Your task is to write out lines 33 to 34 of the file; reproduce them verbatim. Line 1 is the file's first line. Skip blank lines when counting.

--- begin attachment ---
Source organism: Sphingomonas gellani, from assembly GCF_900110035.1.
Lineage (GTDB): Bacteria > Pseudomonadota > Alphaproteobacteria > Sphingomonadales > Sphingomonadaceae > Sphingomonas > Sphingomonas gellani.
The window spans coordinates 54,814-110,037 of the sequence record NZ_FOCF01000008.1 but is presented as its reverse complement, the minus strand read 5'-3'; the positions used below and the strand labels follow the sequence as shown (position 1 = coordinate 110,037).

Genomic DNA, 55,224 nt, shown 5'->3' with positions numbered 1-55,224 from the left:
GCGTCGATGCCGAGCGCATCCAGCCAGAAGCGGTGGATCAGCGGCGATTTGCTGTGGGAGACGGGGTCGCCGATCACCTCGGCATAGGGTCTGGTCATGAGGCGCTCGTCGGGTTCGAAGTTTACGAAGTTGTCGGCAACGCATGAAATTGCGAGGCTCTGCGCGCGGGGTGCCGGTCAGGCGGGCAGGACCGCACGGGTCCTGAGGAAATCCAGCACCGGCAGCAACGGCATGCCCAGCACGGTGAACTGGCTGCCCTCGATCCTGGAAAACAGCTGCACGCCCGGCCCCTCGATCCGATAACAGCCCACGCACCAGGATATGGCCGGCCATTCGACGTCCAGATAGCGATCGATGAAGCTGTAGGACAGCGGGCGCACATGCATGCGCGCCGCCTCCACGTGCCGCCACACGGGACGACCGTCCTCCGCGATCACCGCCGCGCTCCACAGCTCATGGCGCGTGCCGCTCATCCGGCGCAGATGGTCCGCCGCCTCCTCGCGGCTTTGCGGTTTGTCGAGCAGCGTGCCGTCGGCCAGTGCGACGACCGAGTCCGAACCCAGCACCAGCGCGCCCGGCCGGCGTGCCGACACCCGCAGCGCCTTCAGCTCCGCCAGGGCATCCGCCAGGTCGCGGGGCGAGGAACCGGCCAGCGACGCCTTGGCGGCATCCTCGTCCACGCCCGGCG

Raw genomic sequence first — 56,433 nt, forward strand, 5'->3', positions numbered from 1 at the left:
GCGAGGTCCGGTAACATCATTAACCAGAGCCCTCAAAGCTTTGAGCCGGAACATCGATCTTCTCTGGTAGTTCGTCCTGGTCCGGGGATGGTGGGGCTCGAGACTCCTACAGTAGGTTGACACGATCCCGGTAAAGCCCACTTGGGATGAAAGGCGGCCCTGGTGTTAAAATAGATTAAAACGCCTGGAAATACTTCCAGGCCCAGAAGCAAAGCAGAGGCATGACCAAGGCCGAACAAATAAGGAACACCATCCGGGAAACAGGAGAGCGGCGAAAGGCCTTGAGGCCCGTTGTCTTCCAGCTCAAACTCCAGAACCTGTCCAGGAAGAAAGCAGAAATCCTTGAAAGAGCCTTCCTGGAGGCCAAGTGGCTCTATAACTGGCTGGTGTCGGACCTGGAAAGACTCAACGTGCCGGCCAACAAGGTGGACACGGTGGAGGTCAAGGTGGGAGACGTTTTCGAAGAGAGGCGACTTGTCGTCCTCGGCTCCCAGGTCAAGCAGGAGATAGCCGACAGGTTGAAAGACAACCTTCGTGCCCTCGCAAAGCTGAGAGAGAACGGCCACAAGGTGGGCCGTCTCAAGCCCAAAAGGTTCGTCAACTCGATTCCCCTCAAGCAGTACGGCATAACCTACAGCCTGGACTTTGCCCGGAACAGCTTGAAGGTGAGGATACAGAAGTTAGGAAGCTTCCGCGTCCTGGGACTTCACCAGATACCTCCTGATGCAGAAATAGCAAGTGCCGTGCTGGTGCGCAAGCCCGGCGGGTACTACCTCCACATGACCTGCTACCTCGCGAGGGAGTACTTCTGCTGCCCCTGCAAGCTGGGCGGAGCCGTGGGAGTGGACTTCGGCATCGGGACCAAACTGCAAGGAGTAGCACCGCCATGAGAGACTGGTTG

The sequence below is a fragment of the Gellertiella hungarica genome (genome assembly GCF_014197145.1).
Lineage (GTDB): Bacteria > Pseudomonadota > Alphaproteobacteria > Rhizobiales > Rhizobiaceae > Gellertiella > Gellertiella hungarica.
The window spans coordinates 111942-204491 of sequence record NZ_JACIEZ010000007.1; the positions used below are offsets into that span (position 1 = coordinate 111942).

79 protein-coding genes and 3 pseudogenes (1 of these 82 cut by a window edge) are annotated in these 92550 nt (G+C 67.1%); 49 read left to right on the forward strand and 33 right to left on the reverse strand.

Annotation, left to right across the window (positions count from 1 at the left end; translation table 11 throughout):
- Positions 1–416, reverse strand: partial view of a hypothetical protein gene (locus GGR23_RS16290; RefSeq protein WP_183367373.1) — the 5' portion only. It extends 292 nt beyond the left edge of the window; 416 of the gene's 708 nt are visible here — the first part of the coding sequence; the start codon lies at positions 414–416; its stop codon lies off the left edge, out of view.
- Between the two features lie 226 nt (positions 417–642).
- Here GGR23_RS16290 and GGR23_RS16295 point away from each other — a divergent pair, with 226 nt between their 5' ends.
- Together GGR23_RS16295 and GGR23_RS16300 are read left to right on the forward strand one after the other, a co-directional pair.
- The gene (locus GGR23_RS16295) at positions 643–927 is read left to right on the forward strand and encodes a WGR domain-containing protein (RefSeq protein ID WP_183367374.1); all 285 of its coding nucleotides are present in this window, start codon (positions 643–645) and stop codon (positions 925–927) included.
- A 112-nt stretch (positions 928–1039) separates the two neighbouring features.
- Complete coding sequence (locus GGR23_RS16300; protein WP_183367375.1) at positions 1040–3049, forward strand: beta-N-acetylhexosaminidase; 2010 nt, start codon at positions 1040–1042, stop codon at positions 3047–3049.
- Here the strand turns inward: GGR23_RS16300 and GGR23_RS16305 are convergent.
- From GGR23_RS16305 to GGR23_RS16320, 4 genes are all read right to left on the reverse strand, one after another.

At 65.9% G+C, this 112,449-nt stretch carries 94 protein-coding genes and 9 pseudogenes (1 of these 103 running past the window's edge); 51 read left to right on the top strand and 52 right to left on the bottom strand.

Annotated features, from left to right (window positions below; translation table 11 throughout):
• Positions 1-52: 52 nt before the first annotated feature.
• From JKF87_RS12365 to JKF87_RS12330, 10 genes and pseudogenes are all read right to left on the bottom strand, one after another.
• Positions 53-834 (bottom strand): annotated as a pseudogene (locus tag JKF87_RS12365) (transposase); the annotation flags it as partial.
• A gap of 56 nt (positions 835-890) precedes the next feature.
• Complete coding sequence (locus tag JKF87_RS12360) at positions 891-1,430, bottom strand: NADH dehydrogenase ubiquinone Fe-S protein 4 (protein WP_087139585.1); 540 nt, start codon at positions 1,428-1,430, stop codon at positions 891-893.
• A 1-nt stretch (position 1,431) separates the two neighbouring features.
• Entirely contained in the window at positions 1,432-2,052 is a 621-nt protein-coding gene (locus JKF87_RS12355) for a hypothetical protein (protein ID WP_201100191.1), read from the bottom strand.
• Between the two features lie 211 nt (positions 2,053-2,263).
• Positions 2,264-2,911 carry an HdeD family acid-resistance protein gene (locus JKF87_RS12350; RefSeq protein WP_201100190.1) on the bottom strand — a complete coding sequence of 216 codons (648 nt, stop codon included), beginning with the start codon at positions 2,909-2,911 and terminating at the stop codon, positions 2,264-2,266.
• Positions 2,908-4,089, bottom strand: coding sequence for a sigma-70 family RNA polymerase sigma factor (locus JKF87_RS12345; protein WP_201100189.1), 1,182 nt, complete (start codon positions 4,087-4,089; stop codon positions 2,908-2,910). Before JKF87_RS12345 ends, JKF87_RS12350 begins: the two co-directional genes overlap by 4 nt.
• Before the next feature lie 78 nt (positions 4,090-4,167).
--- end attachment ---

• Positions 2,908-4,089, bottom strand: coding sequence for a sigma-70 family RNA polymerase sigma factor (locus JKF87_RS12345; protein WP_201100189.1), 1,182 nt, complete (start codon positions 4,087-4,089; stop codon positions 2,908-2,910). Before JKF87_RS12345 ends, JKF87_RS12350 begins: the two co-directional genes overlap by 4 nt.
• Before the next feature lie 78 nt (positions 4,090-4,167).